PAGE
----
Though writing about what participation in the Internet means is developing, it is still in its childhood. About ten years after non-academic, non-journalist Americans discovered the World Wide Web, perhaps 25 books that are worthy of being considered serious scholarship about life on the Net exist. To a list that includes classics such as Silicon Snake Oil, I am adding Race in Cyberspace. The book is the first to attempt to delineate how race, and sometimes gender, is rendered and received in virtuosity. It is a collection of essays about different aspects of race and the Web gathered from academics. The glue that holds the anthology together is that each paper was required to meet the one requirement of discussing race and life on the Net in some way. Because of the broad range of topics discussed, individual contributors deserve attention.
Among them is Tara McPherson, an Assistant Professor of Critical Studies in the Film School at the University of Southern California. McPherson wrote one of the most striking essays in the book, “I’ll Take My Stand in Dixie-Net: White Guys, the South, and Cyberspace.” As some of you know, I’ve long been a monitor of white supremacist hate groups, including the neo-Confederate movement. McPherson’s is one of the first academic papers to delve into the Internet world of the virtually reconstructed Old South. The neo-Confederate movement, though grounded in wish fulfillment, plays an important role in American politics, especially in the South. There its members have caused the defeat of governors and is currently preventing the National Park Service from adding sites that served the freed slaves to its itinerary. McPherson does not explore the connection between neo-Confederate activity on and off line in her short article. However, she does bring the movement into the spotlight, and, provides some useful observations about it and the treatment of race on the Internet.
Early theorists of the Internet posited that being online allows people to remove themselves from ‘place’ in a geographic sense, and, allows them to develop broader personas or even multiple personalities. Neo-Confederates online do quite the opposite. McPherson realizes that neorebels online are engaged in constructing a very specific place, a South where white men of their type reign, much as the pre-bellum Southern aristocracy did. Nor are they interested in multiplicity of identity. Instead, they seek to structure a very narrow identity that embraces a phantasmagoric perspective of history. That identity is pretty exclusively white and male. Cybertheory has also focused on being online as play. That viewpoint grew out of the use of the Net by gamers. It is said that the ‘playfulness’ has carried over into other online communities. McPherson notes, accurately, that there is nothing playful about the neorebel sites. The advocates for overturning Reconstruction behave as if their lives, or at least their idealized sense of self, is at stake.
I believe McPherson overstates the covertness of racism in cyber Dixie. Perhaps the rhetoric has become less subtle as the real life neo-Confederate movement has split into at least two factions, which was happening as Race in Cyberspace went to press in 2000. Though they attempt to be crafty, the secessionists at the League of the South and the Council of the Conservative Citizens no longer make much effort to disguise their white supremacist beliefs. And, tellingly, mutual membership among those two organizations and the Sons of Confederate Veterans, which tries to market itself as more moderate, has increased. The leaders of the SCV are also the leaders of the LOL and CCC. Meanwhile, ‘heritage’ advocates who prefer to stick to decorating Confederate graves or who, mistakenly, try to paint the Confederacy as multiracial, are heard from less and less.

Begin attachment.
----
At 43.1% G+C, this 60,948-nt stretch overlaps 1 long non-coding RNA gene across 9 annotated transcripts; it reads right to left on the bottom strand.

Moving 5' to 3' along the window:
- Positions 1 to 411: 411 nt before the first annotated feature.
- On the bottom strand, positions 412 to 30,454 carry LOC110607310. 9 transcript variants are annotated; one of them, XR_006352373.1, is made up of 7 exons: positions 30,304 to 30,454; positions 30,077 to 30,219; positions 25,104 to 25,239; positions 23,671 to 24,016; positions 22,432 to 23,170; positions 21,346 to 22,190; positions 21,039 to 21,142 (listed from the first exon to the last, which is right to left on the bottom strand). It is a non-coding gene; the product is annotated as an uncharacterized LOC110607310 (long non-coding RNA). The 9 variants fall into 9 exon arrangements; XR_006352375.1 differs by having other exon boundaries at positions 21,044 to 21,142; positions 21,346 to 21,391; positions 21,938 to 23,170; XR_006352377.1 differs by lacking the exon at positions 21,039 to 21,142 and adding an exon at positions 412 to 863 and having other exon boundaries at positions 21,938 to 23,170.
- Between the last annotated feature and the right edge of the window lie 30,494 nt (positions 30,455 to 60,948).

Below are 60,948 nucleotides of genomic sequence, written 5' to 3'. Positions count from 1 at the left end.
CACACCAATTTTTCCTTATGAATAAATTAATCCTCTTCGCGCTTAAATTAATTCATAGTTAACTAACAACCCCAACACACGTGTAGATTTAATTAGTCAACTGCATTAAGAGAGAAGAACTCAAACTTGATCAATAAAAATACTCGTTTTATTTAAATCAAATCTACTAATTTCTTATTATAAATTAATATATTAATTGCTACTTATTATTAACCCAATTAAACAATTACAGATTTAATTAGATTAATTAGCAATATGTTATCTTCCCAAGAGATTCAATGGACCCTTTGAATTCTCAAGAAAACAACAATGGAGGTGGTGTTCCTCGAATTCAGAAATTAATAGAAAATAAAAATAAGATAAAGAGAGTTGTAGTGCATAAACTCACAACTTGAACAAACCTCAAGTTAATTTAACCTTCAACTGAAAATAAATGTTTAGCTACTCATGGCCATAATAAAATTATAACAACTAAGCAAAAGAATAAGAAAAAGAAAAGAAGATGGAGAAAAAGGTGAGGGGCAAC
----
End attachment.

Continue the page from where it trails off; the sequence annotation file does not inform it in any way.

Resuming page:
McPherson has observed “the faith in colorlessness is one of the great racist conspiracies of the late twentieth century, and a vision of a raceless future is a racist future.” I believe that insight applies particularly well to the part of the Internet we call the blogosphere.
Race is largely a subject not to be discussed in the blogosphere unless two requirements are met.
-It must be in terms with which Right Wing commentators are comfortable. An example would be Dean Esmay‘s White Citizens Council -like pronouncements about racial issues. For example, he claimed that segregationist politician Strom Thurmond‘s treatment of his biracial daughter, Essie Mae Washington was “good.” Thurmond disowned his daughter for decades, but sent her small amounts of hush money. Only someone to whom horrid treatment of African-Americans is just fine would Thurmond’s treatment of Washington be good.
-It must be in terms that allow white ‘liberals,’ to cast themselves as the persons most capable of understanding race. Unfortunately, many of those same ‘liberals’ are a stone’s throw from being overt racists themselves.
You will notice that no ‘space’ is left here for bloggers of color to do much expressing of thoughts about race themselves. That is intentional. As McPherson observes, not allowing discussion of race is in itself a form of racism. Since racism has played such an important role in the development of American society, it is the default setting. When voices that would interrogate racist assumptions are silenced, those assumptions carry the day.
Race in Cyberspace appeared before weblogs had any appreciable presence. But, I believe the cybertheories discussed by its authors are relevant to the blogosphere. Future writing about race in cyberspace will be enriched when the insights of bloggers unafraid to discuss issues of race are added to the mixture.